[2] L. Koehler, W. Baumgartner and J. J. Stamm, The Hebrew and Aramaic Lexicon of the Old Testament, translated and edited under the supervision of M. E. J. Richardson. 5 vols. (Leiden, The Netherlands: Brill, 1994-2000) barak, bless, q.v.

[3] HALOT, kabash, bring under control, q.v.

[4] subjugate. The American Heritage Dictionary of the English Language, Fourth Edition. Houghton Mifflin Company, 2004. 28 Aug. 2008. <Dictionary.com http://dictionary.reference.com/browse/subjugate>.

[5] Victor P. Hamilton, The Book of Genesis: Chapters 1-17, The New International Commentary on the Old Testament (Grand Rapids: William B. Eerdmans Publishing Company, 1990) 139, fn 21.


Exposition of Genesis 1–11: Genesis 1:27

Genesis 1:27
God created humankind in his own image,
in the image of God he created them,
male and female he created them.
(NET Bible)

Don’t Underestimate Gender Differences!

The aging professor of marriage and family life paused as he looked out at the rows of fresh, young faces. It was the first day of his college class, and he knew they would be trying to figure out what would be on the first quiz. His face took on a wry smile when he said, “I’m going to tell you the secret of this whole course. Are you ready?” A hundred ballpoint pens poised over paper and waited for his next words. [Once upon a time we had no laptops!]

He spoke with measured slowness, savoring every word: “Boys . . .  and . . . girls . . . are different.”

When the chorus of groans subsided, the old professor said, “I’m not kidding. You don’t believe me now, but you will.” When all was said and done, the old man was right. We had been clueless. Thank God for the difference! Where did this difference between men and women begin? What are the spiritual implications of the difference? What does God say about the difference?

The first poetic language in the Bible is about God creating humankind in his image. In time we will look more carefully into the physical details of how man was created (Genesis 2). In this verse, however, the stress continues to fall on God’s image permeating all of humanity, both male and female. Consider the following Word Study.

Word Study: “humankind” or “man”

The Hebrew noun ’adam, translated “humankind” by NET in Gen. 1:27, means: 1) “collectively mankind, people,” and 2) “individual man.”[1] In a limited number of cases, the Hebrew word has been rendered as the name of the first man, Adam; this suggests that Adam has a certain priority in setting the pattern of human experience (see Romans 5).

Clearly, the NET Bible views  Gen. 1:27 as an instance of the collective usage. Another clear example of the collective usage occurs in Genesis 5:2. The term “humankind” means “human beings collectively,”[2] and it arose in the seventeenth century as a synonym for “mankind.” The translators of the NET Bible have said, “In all cases the goal for the NET Bible was to be as accurate as possible with regard to gender-related language, faithfully reproducing the original text in clear contemporary English.”[3]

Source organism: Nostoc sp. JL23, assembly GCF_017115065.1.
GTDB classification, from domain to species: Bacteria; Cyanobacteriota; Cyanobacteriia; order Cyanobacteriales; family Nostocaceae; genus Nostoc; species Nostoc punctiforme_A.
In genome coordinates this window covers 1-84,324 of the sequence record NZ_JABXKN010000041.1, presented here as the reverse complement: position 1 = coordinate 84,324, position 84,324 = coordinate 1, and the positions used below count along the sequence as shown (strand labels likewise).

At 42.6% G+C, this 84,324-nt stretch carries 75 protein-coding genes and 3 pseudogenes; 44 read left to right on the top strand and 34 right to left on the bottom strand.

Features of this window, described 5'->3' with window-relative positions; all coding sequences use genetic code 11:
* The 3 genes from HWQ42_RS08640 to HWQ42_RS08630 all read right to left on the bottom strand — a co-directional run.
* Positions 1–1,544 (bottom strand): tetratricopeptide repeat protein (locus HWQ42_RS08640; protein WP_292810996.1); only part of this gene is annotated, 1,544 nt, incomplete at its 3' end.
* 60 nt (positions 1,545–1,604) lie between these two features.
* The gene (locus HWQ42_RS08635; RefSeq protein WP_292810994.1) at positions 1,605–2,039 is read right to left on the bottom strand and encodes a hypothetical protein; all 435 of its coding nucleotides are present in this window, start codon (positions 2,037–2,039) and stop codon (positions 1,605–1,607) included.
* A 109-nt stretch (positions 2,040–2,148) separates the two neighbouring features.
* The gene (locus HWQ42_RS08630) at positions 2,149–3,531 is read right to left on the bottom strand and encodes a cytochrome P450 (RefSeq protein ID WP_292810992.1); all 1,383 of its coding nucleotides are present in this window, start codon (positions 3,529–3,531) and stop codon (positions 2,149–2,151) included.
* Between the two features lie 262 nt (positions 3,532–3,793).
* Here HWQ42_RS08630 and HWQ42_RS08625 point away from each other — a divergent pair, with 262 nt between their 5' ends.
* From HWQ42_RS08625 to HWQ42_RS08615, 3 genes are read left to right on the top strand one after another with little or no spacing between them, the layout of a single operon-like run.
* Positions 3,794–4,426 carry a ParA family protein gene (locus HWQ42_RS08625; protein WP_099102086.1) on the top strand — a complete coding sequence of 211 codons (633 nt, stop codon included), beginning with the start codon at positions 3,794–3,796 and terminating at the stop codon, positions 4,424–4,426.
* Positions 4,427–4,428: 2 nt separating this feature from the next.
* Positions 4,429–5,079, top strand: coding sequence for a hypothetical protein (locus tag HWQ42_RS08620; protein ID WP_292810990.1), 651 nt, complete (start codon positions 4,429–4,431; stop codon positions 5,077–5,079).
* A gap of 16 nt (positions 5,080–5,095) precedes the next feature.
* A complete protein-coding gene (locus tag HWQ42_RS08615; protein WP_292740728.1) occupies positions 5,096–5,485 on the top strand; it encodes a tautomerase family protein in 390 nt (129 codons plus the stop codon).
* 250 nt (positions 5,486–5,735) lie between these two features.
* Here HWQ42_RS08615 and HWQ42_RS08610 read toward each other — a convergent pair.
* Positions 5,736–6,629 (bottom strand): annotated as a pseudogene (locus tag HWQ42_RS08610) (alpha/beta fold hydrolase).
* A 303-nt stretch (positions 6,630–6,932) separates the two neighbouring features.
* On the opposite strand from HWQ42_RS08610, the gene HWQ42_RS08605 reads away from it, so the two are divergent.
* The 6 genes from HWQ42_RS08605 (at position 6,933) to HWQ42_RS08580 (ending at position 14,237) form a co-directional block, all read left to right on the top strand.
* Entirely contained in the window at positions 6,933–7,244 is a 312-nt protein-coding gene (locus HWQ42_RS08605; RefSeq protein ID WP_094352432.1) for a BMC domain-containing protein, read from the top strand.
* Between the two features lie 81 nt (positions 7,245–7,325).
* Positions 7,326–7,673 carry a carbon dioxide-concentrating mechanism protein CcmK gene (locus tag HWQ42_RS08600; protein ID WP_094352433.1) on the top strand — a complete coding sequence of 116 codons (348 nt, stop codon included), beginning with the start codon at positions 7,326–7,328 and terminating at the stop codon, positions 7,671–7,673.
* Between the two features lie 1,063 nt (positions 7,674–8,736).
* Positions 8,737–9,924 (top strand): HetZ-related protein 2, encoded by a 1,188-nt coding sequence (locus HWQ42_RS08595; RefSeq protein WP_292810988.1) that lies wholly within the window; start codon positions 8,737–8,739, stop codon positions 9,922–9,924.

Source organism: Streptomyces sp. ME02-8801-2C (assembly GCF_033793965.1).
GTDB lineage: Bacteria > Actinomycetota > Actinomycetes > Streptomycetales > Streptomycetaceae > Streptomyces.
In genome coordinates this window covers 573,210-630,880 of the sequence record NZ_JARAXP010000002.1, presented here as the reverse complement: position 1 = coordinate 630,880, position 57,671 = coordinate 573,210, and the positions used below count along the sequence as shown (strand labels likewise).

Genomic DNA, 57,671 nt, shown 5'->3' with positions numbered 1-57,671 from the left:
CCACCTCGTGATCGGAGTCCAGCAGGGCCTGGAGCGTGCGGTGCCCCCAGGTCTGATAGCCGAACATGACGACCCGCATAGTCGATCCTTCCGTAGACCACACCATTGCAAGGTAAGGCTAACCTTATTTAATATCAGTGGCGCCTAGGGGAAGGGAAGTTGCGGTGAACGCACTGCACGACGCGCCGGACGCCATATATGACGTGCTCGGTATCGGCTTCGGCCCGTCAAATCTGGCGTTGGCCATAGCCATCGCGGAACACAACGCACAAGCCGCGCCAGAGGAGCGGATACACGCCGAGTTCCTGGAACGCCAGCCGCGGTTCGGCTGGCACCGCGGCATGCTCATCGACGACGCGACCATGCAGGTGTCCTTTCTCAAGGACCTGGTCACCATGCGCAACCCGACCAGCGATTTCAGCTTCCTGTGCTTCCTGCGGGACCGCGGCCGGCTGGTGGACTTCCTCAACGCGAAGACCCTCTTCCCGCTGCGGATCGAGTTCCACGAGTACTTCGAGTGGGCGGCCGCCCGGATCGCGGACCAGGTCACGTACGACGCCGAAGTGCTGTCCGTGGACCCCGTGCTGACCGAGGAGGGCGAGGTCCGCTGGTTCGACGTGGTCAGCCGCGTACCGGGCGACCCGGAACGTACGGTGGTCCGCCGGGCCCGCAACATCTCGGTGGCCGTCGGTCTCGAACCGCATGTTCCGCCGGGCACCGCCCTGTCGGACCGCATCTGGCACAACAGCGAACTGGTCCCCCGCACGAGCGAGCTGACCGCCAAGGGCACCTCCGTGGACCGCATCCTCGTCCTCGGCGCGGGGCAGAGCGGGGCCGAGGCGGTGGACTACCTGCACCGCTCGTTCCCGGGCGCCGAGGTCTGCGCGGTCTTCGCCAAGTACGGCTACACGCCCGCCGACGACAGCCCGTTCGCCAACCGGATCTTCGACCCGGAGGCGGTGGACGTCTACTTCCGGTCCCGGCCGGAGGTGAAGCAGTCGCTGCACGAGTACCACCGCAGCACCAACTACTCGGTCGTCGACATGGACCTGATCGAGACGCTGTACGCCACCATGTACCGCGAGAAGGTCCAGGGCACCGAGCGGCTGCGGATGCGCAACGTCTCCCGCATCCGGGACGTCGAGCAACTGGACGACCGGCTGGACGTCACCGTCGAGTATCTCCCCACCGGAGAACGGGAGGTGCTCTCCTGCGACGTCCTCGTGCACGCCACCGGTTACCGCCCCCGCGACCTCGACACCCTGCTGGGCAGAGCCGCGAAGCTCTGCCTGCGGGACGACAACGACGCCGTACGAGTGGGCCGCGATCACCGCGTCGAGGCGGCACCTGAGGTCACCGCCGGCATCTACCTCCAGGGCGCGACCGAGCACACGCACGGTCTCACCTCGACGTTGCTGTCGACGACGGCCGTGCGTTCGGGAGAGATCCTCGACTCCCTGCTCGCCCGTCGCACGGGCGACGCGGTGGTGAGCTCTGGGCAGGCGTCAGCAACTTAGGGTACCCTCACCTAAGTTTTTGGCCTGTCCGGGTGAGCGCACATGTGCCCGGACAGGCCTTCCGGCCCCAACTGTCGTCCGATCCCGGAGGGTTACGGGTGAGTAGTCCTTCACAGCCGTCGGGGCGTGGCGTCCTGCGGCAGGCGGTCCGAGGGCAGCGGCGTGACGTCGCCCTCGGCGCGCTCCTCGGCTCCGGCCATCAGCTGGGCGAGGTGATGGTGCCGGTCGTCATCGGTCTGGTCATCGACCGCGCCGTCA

Back to Genesis 1:27

The complete message of our verse has not always been popular in the church. When pagan philosophy, specifically a form of dualism, invaded the church in its earliest centuries, many things were placed in categories according to their perceived value. For example, this erroneous view taught that the spirit was good, but the body was bad; it taught that thought was good, but emotions were bad; and it taught that male was good, but female was bad. Obviously, that last idea runs squarely against the revelation that God created male and female in his own image. To illustrate one value of this concept, Eve did not fall into sin (Genesis 3) because she was inherently evil but because she was deceived and made a choice contrary to what God had said.

Hamilton explains the significance of “male and female” by saying: “Sexuality is not an accident of nature, nor is it simply a biological phenomenon. Instead it is a gift of God. While sexual identity and sexual function are foreign to God’s person, they are nevertheless a part of his will for his image bearers.”[4]

God went to considerable lengths to maintain gender clarity as part of the created order. As part of the theme of deterioration due to sin, discussed in the Introduction to this study, sexual confusion gradually emerges in the account of Genesis. In Genesis 6 we find unsanctioned sexual activity as part of the wickedness running wild in the pre-flood world. After the flood, the evil of sexual perversion again manifests itself in the aggressive homosexuality and fornication in ancient Sodom on the eve of its destruction (Genesis 19).

In the next post on Genesis, we will encounter the sanction of sexual activity between male and female as part of the design God gave to his creation. Meanwhile, the reader may reflect on whether our contemporary society lies closer to the sexual purity of God’s created order or the perversion of it in ancient Sodom.